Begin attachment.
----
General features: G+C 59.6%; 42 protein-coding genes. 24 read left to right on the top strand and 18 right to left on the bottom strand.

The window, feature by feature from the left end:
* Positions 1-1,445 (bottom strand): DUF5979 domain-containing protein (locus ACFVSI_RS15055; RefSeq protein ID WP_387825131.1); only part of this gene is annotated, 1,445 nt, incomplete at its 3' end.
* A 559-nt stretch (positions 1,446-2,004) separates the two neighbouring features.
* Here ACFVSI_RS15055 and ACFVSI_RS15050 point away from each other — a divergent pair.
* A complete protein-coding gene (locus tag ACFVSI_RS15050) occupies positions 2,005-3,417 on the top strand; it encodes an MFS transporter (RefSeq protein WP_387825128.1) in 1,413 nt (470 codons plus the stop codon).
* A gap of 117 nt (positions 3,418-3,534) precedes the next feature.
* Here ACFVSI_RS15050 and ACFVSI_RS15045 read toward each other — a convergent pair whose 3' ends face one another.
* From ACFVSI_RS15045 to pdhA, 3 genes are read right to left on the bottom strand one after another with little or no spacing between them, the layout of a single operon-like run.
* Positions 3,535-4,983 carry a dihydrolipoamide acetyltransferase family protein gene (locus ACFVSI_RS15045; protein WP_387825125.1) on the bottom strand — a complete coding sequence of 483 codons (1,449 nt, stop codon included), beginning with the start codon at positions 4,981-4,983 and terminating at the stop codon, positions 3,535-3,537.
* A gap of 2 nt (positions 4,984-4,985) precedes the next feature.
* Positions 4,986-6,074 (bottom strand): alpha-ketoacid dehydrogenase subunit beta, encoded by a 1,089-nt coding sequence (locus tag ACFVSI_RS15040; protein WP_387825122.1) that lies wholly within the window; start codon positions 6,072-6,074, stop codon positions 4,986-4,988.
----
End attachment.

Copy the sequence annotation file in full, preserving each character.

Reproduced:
General features: G+C 59.6%; 42 protein-coding genes. 24 read left to right on the top strand and 18 right to left on the bottom strand.

The window, feature by feature from the left end:
* Positions 1-1,445 (bottom strand): DUF5979 domain-containing protein (locus ACFVSI_RS15055; RefSeq protein ID WP_387825131.1); only part of this gene is annotated, 1,445 nt, incomplete at its 3' end.
* A 559-nt stretch (positions 1,446-2,004) separates the two neighbouring features.
* Here ACFVSI_RS15055 and ACFVSI_RS15050 point away from each other — a divergent pair.
* A complete protein-coding gene (locus tag ACFVSI_RS15050) occupies positions 2,005-3,417 on the top strand; it encodes an MFS transporter (RefSeq protein WP_387825128.1) in 1,413 nt (470 codons plus the stop codon).
* A gap of 117 nt (positions 3,418-3,534) precedes the next feature.
* Here ACFVSI_RS15050 and ACFVSI_RS15045 read toward each other — a convergent pair whose 3' ends face one another.
* From ACFVSI_RS15045 to pdhA, 3 genes are read right to left on the bottom strand one after another with little or no spacing between them, the layout of a single operon-like run.
* Positions 3,535-4,983 carry a dihydrolipoamide acetyltransferase family protein gene (locus ACFVSI_RS15045; protein WP_387825125.1) on the bottom strand — a complete coding sequence of 483 codons (1,449 nt, stop codon included), beginning with the start codon at positions 4,981-4,983 and terminating at the stop codon, positions 3,535-3,537.
* A gap of 2 nt (positions 4,984-4,985) precedes the next feature.
* Positions 4,986-6,074 (bottom strand): alpha-ketoacid dehydrogenase subunit beta, encoded by a 1,089-nt coding sequence (locus tag ACFVSI_RS15040; protein WP_387825122.1) that lies wholly within the window; start codon positions 6,072-6,074, stop codon positions 4,986-4,988.